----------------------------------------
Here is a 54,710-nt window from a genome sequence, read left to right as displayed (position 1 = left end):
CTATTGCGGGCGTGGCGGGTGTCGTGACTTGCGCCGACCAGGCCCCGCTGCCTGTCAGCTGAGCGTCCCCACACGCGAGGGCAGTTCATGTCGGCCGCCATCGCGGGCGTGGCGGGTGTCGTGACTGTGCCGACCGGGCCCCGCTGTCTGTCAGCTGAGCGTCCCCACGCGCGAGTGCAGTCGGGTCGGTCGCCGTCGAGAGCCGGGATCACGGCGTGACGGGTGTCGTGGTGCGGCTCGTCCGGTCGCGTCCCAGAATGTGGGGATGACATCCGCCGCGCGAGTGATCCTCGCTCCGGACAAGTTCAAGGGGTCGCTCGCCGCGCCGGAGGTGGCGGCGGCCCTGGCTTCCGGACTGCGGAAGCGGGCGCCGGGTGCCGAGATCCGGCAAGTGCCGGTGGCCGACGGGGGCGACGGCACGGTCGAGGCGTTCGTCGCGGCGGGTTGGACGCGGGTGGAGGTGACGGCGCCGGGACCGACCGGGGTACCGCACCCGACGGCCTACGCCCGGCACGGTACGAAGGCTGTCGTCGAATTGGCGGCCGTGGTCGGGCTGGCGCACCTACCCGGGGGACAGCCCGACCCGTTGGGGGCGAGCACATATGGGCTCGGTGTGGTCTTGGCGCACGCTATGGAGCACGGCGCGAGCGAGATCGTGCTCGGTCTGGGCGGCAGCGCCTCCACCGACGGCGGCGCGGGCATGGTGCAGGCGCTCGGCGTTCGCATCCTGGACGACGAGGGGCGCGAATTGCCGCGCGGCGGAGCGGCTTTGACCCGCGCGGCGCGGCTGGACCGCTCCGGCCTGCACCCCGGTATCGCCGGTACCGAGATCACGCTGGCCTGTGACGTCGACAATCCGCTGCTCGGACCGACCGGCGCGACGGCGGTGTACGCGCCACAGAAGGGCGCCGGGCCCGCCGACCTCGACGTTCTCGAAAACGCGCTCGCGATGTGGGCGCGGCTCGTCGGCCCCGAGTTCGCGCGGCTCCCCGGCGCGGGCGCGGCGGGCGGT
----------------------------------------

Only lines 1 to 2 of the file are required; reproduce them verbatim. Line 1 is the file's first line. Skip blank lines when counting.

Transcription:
Here is a 54,710-nt window from a genome sequence, read left to right as displayed (position 1 = left end):
CTATTGCGGGCGTGGCGGGTGTCGTGACTTGCGCCGACCAGGCCCCGCTGCCTGTCAGCTGAGCGTCCCCACACGCGAGGGCAGTTCATGTCGGCCGCCATCGCGGGCGTGGCGGGTGTCGTGACTGTGCCGACCGGGCCCCGCTGTCTGTCAGCTGAGCGTCCCCACGCGCGAGTGCAGTCGGGTCGGTCGCCGTCGAGAGCCGGGATCACGGCGTGACGGGTGTCGTGGTGCGGCTCGTCCGGTCGCGTCCCAGAATGTGGGGATGACATCCGCCGCGCGAGTGATCCTCGCTCCGGACAAGTTCAAGGGGTCGCTCGCCGCGCCGGAGGTGGCGGCGGCCCTGGCTTCCGGACTGCGGAAGCGGGCGCCGGGTGCCGAGATCCGGCAAGTGCCGGTGGCCGACGGGGGCGACGGCACGGTCGAGGCGTTCGTCGCGGCGGGTTGGACGCGGGTGGAGGTGACGGCGCCGGGACCGACCGGGGTACCGCACCCGACGGCCTACGCCCGGCACGGTACGAAGGCTGTCGTCGAATTGGCGGCCGTGGTCGGGCTGGCGCACCTACCCGGGGGACAGCCCGACCCGTTGGGGGCGAGCACATATGGGCTCGGTGTGGTCTTGGCGCACGCTATGGAGCACGGCGCGAGCGAGATCGTGCTCGGTCTGGGCGGCAGCGCCTCCACCGACGGCGGCGCGGGCATGGTGCAGGCGCTCGGCGTTCGCATCCTGGACGACGAGGGGCGCGAATTGCCGCGCGGCGGAGCGGCTTTGACCCGCGCGGCGCGGCTGGACCGCTCCGGCCTGCACCCCGGTATCGCCGGTACCGAGATCACGCTGGCCTGTGACGTCGACAATCCGCTGCTCGGACCGACCGGCGCGACGGCGGTGTACGCGCCACAGAAGGGCGCCGGGCCCGCCGACCTCGACGTTCTCGAAAACGCGCTCGCGATGTGGGCGCGGCTCGTCGGCCCCGAGTTCGCGCGGCTCCCCGGCGCGGGCGCGGCGGGCGGT